Hello World! (composition)

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Hello World! score

Hello World! is a piece of contemporary classical music for clarinet-violin-piano trio composed by Iamus Computer in September 2011. It is arguably the first full-scale work entirely composed by a computer without any human intervention and automatically written in a fully-fledged score using conventional musical notation.[1][2][3] Iamus generates music scores in PDF and the MusicXML format that can be imported in professional editors such as Sibelius and Finale.


The title makes reference to the computer program Hello World, which is traditionally used to teach the most essential aspects in a programming language.


The composition is dedicated to the memory of Raymond Scott, an electronic music pioneer and inventor of the Electronium.


Hello World! was given its premiere performance on October 15, 2011 by Trio Energio[4] at the Keroxen[5] music festival in Santa Cruz de Tenerife, Spain. The performers were Cristo Barrios (clarinet), Cecilia Bercovich (violin), and Gustavo Díaz-Jerez (piano).


As supported by neuroscientific studies,[6][7] critiques to Hello World! are suitable to be affected by anti-computer prejudice, derived from the fact of knowing in advance (or not) the non-human nature of the author. The following are two examples of critiques where the critic (Service) is aware that the composer is Iamus, and when he is not informed of who made the piece (Russell).

Tom Service, music critic for The Guardian, in reviewing a performance of Hello World! by human musicians, noted that the piece "...sounds like it's slavishly manipulating pitch cells to generate melodies that have a kind of superficial coherence and relationship to one another, with all the dryness and greyness that suggests, despite the expressive commitment of the three performers."[8]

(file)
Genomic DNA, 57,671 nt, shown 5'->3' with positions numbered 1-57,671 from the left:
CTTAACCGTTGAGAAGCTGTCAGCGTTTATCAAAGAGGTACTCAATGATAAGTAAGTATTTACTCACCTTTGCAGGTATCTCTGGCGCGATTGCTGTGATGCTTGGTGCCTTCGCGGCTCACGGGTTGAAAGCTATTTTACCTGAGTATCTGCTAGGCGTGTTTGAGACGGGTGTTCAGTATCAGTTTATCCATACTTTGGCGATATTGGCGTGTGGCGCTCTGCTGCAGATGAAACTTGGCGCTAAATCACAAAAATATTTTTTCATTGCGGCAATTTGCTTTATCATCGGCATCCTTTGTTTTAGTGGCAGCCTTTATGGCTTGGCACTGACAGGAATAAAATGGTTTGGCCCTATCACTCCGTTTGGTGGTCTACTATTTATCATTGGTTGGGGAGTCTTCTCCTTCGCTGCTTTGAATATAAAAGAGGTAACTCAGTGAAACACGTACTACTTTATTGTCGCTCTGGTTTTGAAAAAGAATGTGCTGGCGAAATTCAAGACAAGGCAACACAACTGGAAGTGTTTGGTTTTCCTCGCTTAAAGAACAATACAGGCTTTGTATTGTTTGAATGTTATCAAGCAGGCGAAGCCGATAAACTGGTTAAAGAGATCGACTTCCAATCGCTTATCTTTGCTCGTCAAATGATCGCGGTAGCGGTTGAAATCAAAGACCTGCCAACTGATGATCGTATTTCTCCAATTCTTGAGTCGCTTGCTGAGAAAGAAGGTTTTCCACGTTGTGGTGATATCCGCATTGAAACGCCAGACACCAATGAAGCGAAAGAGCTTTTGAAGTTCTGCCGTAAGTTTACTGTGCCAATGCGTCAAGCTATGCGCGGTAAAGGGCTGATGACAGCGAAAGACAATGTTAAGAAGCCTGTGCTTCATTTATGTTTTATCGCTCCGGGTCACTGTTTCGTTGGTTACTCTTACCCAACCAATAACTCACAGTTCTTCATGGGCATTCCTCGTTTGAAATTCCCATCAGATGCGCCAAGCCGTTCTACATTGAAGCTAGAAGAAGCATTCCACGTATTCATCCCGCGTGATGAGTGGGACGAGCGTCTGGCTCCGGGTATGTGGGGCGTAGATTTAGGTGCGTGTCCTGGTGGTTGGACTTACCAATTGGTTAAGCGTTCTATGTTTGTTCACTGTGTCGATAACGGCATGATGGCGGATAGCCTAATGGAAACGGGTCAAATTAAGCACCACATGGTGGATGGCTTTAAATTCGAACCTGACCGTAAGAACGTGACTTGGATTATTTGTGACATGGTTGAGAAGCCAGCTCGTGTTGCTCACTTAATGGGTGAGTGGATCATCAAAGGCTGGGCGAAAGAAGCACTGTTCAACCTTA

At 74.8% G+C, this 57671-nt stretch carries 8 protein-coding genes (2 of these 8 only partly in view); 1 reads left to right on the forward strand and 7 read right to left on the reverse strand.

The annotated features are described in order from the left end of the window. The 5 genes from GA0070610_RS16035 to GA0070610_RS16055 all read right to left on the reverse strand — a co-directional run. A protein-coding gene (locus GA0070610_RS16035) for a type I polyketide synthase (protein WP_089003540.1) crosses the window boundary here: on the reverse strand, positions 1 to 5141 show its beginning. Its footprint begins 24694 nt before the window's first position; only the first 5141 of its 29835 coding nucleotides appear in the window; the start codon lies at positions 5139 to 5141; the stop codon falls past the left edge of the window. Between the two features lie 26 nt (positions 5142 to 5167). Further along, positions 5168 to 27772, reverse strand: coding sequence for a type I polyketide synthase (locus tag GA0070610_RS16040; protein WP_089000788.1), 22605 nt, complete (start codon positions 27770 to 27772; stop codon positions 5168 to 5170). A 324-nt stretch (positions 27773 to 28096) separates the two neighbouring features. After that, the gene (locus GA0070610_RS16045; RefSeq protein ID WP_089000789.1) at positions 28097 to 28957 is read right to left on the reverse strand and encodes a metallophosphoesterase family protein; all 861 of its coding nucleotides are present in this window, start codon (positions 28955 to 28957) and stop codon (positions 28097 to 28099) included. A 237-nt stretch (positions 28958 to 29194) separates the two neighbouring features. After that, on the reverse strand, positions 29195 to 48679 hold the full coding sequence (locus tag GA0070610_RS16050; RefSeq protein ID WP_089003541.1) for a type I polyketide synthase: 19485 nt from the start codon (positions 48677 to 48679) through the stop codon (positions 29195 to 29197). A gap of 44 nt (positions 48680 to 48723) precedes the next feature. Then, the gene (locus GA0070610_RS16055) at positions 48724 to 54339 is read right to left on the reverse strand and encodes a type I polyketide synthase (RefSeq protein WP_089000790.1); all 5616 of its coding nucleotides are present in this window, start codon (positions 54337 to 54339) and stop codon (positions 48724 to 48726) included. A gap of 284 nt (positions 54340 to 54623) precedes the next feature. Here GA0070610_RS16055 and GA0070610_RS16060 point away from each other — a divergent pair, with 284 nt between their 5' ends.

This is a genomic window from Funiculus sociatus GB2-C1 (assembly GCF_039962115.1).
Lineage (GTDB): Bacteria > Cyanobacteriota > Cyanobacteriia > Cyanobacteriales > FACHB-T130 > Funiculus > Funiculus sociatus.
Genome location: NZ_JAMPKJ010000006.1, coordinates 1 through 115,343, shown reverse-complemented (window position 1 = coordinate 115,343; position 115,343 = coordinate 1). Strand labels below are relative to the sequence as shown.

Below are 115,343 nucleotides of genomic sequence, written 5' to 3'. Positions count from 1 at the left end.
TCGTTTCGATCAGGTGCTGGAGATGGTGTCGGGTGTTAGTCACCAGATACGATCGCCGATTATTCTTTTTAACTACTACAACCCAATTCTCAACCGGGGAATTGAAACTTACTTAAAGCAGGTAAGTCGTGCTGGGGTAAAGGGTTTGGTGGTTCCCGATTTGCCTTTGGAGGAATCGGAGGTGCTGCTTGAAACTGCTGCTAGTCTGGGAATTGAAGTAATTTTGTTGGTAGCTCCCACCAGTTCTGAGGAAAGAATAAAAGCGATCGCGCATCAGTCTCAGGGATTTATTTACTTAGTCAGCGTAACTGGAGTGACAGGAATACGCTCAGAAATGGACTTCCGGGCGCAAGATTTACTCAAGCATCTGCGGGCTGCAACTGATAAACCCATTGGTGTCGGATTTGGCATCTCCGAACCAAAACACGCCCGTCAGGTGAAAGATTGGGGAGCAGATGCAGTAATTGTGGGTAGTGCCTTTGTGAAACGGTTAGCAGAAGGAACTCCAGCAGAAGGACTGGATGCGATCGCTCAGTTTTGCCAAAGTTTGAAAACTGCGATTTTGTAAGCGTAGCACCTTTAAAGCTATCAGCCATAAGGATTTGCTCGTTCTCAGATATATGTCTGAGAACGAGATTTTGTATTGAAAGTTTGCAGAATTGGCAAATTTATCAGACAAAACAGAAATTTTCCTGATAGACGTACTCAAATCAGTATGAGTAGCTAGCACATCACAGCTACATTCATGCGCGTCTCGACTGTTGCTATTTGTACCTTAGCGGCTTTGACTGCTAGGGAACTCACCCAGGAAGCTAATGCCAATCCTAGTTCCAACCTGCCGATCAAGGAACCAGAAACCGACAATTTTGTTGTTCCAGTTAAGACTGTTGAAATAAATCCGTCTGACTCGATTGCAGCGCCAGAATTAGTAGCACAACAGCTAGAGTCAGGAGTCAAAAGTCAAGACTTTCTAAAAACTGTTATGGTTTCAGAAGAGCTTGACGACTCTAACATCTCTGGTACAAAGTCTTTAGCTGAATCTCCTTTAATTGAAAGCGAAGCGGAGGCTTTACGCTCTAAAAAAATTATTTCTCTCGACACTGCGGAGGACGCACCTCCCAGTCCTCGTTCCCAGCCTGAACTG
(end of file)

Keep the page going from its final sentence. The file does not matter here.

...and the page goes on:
Peter Russell, musicologist, was asked to review Hello World! for the BBC, based on a video of the life premiere, but he was not given any information about the composer. In his critique, Russell writes "on listening to this delightful piece of chamber music I could not bring myself to say that it would probably be more satisfying to read the score than listen to it. In fact after repeated hearings, I came to like it".[9][10]

See also[edit]

External links[edit]


  1. ^ http://www.eldia.es/2011-10-14/CULTURA/6-Keroxen-auna-coreografia-musica-escenario-Tanque.htm
  2. ^ Dude Ellingtone (2011-10-14). "Keroxen ofrece este fin de semana una intensa programación de música y danza". Creativacanaria.com. Retrieved 2014-01-01. 
  3. ^ "indicesiete.com". indicesiete.com. Retrieved 2014-01-01. 
  4. ^ [1][dead link]
  5. ^ http://www.amigosdeltanque.com/keroxen-2011
  6. ^ Ball, Philip (2012). "Algorithmic Rapture". Nature 188: 456. doi:10.1038/488458a. 
  7. ^ Nikolaus Steinbeis1 and Stefan Koelsch2 (2008-07-04). "Understanding the Intentions Behind Man-Made Products Elicits Neural Activity in Areas Dedicated to Mental State Attribution". Cercor.oxfordjournals.org. Retrieved 2014-01-01. 
  8. ^ Service, Tom (1 July 2012). "Iamus's Hello World! – review". The Guardian. Retrieved 2 July 2012. 
  9. ^ Smith, Sylvia (3 January 2013). "Iamus: Is this the 21st century's answer to Mozart?". BBC News Technology. 
  10. ^ Ball, Philip (8 August 2014). "Artificial music: The computers that create melodies". BBC Future.